Our savory, funky Fermented White Peppercorns are highly prized in Indonesia but rarely found in the US. They add a deep umami flavor and funk to everything they touch. They're grown on a family farm on the island of Bangka by a farmer named Pak Sugiri and his son, Ilham. The peppercorns are picked fresh and fermented according to traditional methods. Grind over steak to mimic the flavor of dry aging, over veggies for heat and depth, or in traditional Cantonese and southeast Asian dishes that call for white pepper.
- Substitute for black peppercorns where you want a funky kick
- Grind over seafood dishes (especially good in crab cakes)
- Add to blended vegetable soups, like potato or cauliflower soups
Bangka Island in Indonesia is famous for the particular fermentation process that farmers use to process their peppercorns, picking fresh pepper and soaking it in open-air fermentation pools for two weeks, using the natural sugar in the peppercorn fruit to create a white pepper that's savory, cheesy and unlike any other we've tasted.
Since we're huge fans of anything funky and fermented, and of spices with very specific methods of processing, we had to go to Bangka to find a farmer to work with. Ethan had planned a trip in the summer of 2017, around the time of the pepper harvest. While he was preparing for the trip, two days before he was scheduled to arrive in Bangka, he got an email, totally out of the blue:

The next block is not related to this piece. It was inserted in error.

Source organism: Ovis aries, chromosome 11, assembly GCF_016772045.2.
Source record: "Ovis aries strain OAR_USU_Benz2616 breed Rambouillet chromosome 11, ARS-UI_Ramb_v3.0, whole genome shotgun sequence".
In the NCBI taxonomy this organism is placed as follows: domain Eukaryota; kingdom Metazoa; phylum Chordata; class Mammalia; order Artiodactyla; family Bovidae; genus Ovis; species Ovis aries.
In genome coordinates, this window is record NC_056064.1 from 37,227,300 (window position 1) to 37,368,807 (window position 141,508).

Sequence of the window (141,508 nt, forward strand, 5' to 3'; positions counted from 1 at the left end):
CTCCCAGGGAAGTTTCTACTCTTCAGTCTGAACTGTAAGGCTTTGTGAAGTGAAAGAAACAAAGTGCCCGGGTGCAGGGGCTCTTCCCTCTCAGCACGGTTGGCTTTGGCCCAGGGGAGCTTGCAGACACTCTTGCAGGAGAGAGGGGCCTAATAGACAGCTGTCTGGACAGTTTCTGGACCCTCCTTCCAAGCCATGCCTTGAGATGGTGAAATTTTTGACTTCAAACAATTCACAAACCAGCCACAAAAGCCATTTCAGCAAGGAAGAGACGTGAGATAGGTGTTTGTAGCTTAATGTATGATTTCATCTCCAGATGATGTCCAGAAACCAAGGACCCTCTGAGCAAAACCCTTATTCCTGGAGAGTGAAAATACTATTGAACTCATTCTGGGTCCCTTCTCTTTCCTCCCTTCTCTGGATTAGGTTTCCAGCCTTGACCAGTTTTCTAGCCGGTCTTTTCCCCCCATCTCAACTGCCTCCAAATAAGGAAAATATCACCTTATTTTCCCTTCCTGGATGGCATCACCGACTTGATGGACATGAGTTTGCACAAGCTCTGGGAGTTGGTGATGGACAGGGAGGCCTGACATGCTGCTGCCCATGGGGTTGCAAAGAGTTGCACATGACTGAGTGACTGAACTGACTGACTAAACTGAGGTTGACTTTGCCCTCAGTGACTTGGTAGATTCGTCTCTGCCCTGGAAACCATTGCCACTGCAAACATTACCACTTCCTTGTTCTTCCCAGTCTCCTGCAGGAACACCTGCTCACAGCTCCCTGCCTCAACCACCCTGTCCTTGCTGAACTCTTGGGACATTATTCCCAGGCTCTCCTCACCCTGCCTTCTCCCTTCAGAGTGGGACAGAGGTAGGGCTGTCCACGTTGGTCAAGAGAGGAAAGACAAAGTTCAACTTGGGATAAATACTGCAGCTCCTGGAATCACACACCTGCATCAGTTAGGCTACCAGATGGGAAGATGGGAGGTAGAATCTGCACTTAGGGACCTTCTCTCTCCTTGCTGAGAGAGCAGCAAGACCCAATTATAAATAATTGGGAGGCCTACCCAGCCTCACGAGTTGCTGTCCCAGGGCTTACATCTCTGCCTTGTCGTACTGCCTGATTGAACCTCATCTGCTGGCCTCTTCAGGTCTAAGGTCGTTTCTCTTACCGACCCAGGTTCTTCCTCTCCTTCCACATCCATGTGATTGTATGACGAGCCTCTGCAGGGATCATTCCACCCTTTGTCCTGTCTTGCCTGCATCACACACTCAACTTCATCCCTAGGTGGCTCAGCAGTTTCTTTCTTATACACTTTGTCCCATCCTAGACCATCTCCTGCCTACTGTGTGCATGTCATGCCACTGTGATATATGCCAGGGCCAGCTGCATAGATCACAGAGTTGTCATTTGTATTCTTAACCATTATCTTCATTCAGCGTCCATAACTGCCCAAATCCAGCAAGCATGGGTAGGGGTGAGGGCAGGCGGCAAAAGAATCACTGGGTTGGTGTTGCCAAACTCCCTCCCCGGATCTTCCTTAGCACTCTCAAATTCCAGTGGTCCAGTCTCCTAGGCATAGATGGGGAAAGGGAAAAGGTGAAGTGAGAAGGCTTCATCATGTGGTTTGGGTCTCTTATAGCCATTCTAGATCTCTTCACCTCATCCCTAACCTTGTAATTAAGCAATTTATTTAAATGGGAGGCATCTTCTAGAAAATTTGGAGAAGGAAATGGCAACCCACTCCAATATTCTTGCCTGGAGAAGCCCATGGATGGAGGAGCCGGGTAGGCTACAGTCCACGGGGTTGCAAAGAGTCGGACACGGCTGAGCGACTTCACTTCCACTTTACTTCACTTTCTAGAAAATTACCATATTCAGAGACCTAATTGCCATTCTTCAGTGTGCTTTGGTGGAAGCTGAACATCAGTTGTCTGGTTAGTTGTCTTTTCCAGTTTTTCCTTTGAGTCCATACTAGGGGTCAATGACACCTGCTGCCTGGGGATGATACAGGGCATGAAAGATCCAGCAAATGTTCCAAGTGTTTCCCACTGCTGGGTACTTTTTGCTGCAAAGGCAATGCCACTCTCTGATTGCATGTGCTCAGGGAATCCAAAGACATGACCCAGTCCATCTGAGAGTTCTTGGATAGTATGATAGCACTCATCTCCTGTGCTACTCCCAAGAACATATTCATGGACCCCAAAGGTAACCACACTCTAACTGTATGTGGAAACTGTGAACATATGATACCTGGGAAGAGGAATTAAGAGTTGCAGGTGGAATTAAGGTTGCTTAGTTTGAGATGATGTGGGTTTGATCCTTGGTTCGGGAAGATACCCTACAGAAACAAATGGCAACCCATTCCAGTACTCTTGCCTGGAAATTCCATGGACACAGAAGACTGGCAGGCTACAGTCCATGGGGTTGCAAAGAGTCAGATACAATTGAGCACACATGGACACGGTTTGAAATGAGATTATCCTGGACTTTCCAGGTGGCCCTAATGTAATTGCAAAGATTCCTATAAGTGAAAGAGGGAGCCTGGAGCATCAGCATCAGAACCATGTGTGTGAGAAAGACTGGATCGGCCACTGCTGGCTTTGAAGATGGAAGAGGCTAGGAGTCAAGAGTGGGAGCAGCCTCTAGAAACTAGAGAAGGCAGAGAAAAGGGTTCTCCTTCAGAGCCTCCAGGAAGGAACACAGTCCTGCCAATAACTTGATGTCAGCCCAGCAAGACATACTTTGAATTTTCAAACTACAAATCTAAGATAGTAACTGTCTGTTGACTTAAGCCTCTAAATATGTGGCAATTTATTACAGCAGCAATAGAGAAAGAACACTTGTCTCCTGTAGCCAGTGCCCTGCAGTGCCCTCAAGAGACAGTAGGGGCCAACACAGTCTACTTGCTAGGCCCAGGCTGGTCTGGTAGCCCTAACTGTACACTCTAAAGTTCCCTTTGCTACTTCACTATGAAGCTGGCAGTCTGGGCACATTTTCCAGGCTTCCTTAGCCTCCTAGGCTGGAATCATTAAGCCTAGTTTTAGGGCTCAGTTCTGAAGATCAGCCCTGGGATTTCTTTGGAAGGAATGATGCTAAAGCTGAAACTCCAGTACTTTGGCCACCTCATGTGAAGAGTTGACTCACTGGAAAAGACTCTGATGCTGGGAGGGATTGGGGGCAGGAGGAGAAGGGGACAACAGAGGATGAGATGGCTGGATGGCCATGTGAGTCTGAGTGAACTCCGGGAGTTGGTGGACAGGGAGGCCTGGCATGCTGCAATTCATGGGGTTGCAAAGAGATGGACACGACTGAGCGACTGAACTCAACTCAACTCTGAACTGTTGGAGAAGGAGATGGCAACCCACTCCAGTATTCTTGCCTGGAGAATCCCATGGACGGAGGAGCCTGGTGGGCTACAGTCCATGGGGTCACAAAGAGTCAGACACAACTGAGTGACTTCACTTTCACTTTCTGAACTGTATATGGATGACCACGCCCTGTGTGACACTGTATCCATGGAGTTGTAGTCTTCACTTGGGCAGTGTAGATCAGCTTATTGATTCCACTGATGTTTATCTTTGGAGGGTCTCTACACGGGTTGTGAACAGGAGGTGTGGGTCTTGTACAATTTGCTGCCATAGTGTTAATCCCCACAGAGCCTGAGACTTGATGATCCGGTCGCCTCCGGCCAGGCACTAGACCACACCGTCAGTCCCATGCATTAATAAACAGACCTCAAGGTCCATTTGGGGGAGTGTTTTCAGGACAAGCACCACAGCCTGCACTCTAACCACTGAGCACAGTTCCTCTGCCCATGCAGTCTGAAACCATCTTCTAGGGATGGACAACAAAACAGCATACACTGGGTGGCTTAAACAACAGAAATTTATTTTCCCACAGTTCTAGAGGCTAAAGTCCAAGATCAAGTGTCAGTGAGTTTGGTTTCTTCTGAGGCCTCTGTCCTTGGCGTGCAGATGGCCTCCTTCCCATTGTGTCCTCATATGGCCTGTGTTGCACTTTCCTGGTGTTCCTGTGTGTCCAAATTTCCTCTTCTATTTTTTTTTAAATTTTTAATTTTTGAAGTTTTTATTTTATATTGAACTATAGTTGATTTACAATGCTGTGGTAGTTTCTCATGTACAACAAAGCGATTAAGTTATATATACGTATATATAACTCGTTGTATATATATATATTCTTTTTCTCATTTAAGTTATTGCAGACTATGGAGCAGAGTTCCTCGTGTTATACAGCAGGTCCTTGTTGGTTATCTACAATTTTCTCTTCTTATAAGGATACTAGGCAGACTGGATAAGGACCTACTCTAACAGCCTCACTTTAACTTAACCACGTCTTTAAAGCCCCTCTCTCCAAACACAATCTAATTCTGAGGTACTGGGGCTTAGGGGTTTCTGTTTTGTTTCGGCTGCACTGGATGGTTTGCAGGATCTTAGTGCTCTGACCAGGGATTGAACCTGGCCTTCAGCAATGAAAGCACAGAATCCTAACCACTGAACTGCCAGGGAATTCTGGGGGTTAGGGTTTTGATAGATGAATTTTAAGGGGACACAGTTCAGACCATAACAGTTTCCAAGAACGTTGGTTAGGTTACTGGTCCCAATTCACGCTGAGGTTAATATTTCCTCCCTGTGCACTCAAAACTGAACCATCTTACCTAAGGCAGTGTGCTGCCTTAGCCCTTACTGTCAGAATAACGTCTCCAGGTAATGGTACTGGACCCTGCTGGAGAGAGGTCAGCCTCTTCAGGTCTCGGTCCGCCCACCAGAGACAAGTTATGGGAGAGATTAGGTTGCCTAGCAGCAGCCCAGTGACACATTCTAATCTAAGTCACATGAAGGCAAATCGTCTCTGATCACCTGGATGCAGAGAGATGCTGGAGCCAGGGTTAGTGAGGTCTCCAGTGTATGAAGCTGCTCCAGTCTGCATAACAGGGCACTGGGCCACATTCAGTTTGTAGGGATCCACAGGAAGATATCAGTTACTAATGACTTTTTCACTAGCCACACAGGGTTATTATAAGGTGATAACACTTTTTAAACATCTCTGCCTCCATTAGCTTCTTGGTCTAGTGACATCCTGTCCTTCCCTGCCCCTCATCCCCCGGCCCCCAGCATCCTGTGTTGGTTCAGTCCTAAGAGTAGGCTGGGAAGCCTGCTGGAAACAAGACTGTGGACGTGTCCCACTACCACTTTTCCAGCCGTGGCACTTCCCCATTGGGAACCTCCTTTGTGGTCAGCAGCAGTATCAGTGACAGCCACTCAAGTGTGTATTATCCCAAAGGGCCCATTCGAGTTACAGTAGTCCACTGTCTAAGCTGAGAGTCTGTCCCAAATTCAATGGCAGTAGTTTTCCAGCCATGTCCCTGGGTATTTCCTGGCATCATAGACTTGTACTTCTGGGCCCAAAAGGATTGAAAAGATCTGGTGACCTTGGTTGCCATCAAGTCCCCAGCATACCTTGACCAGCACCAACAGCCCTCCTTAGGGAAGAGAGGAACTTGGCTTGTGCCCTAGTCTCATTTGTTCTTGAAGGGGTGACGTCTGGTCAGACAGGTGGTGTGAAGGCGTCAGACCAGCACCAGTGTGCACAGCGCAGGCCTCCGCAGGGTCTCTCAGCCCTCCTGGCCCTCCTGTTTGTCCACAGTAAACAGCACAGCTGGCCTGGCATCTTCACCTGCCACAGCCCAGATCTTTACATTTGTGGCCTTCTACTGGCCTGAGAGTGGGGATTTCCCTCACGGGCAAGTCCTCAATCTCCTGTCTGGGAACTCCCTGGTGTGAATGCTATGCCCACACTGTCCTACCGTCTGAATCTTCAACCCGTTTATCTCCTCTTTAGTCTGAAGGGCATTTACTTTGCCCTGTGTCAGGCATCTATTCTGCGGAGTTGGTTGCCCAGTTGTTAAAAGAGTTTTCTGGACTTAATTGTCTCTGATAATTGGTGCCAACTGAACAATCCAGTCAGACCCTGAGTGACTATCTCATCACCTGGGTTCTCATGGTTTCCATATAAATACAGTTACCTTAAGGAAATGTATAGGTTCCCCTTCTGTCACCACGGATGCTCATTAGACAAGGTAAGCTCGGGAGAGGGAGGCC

"Dear Ethan Frisch,
I introduce myself my name is Sugiri, I am from Bangka Island have white pepper garden as shown attached.
I see email on your web that you sell many kind of spices.
I would like to offer the corporation to sell pepper to your company, we can start with little volume first then if it is success, we can cooperate for long time.
Let me know if you are looking for organic or conventional pepper.
Finally, this is the offer from me and I will wait good news from you. Thank you very much, have a great day.
Ethan responded that he'd be right over.
It turned out that Sugiri had grown up on the farm but left to pursue a 20-year career in IT in Bandung, one of Indonesia's bigger cities. As his parents got older, he and his son Ilham decided to move back home to take over the farm.
Ethan visited a dozen farms around the island but was struck both by the quality of Sugiri and Ilham's peppercorns and their entrepreneurialism and hustle. Unfortunately, they weren't quite ready to export at the time, but two years later, we brought in the first small shipment of their fermented white peppercorns. We've been working together ever since.